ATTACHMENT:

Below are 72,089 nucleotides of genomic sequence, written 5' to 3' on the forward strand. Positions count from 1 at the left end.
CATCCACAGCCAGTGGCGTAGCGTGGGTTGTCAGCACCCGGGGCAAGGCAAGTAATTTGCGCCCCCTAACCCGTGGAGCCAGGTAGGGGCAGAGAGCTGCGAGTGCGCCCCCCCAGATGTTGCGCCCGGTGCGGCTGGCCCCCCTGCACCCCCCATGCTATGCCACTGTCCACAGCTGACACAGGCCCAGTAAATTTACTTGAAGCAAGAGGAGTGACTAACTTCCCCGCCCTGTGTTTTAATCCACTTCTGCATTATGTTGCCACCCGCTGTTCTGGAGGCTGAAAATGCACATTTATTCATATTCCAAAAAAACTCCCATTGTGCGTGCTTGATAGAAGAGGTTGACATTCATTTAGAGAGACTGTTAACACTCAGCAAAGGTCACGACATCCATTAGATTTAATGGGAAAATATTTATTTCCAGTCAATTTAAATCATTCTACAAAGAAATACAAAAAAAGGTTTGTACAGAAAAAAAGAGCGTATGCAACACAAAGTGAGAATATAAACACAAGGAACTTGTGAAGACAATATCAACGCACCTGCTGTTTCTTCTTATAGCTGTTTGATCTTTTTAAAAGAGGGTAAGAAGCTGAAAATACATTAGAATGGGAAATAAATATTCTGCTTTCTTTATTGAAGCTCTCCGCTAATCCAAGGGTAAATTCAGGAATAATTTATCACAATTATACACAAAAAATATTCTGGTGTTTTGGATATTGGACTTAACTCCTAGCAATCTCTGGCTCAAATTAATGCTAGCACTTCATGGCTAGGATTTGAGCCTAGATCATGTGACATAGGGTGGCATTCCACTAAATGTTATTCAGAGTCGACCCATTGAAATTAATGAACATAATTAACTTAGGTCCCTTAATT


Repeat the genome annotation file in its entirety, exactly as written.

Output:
Below are 72,089 nucleotides of genomic sequence, written 5' to 3' on the forward strand. Positions count from 1 at the left end.
CATCCACAGCCAGTGGCGTAGCGTGGGTTGTCAGCACCCGGGGCAAGGCAAGTAATTTGCGCCCCCTAACCCGTGGAGCCAGGTAGGGGCAGAGAGCTGCGAGTGCGCCCCCCCAGATGTTGCGCCCGGTGCGGCTGGCCCCCCTGCACCCCCCATGCTATGCCACTGTCCACAGCTGACACAGGCCCAGTAAATTTACTTGAAGCAAGAGGAGTGACTAACTTCCCCGCCCTGTGTTTTAATCCACTTCTGCATTATGTTGCCACCCGCTGTTCTGGAGGCTGAAAATGCACATTTATTCATATTCCAAAAAAACTCCCATTGTGCGTGCTTGATAGAAGAGGTTGACATTCATTTAGAGAGACTGTTAACACTCAGCAAAGGTCACGACATCCATTAGATTTAATGGGAAAATATTTATTTCCAGTCAATTTAAATCATTCTACAAAGAAATACAAAAAAAGGTTTGTACAGAAAAAAAGAGCGTATGCAACACAAAGTGAGAATATAAACACAAGGAACTTGTGAAGACAATATCAACGCACCTGCTGTTTCTTCTTATAGCTGTTTGATCTTTTTAAAAGAGGGTAAGAAGCTGAAAATACATTAGAATGGGAAATAAATATTCTGCTTTCTTTATTGAAGCTCTCCGCTAATCCAAGGGTAAATTCAGGAATAATTTATCACAATTATACACAAAAAATATTCTGGTGTTTTGGATATTGGACTTAACTCCTAGCAATCTCTGGCTCAAATTAATGCTAGCACTTCATGGCTAGGATTTGAGCCTAGATCATGTGACATAGGGTGGCATTCCACTAAATGTTATTCAGAGTCGACCCATTGAAATTAATGAACATAATTAACTTAGGTCCCTTAATT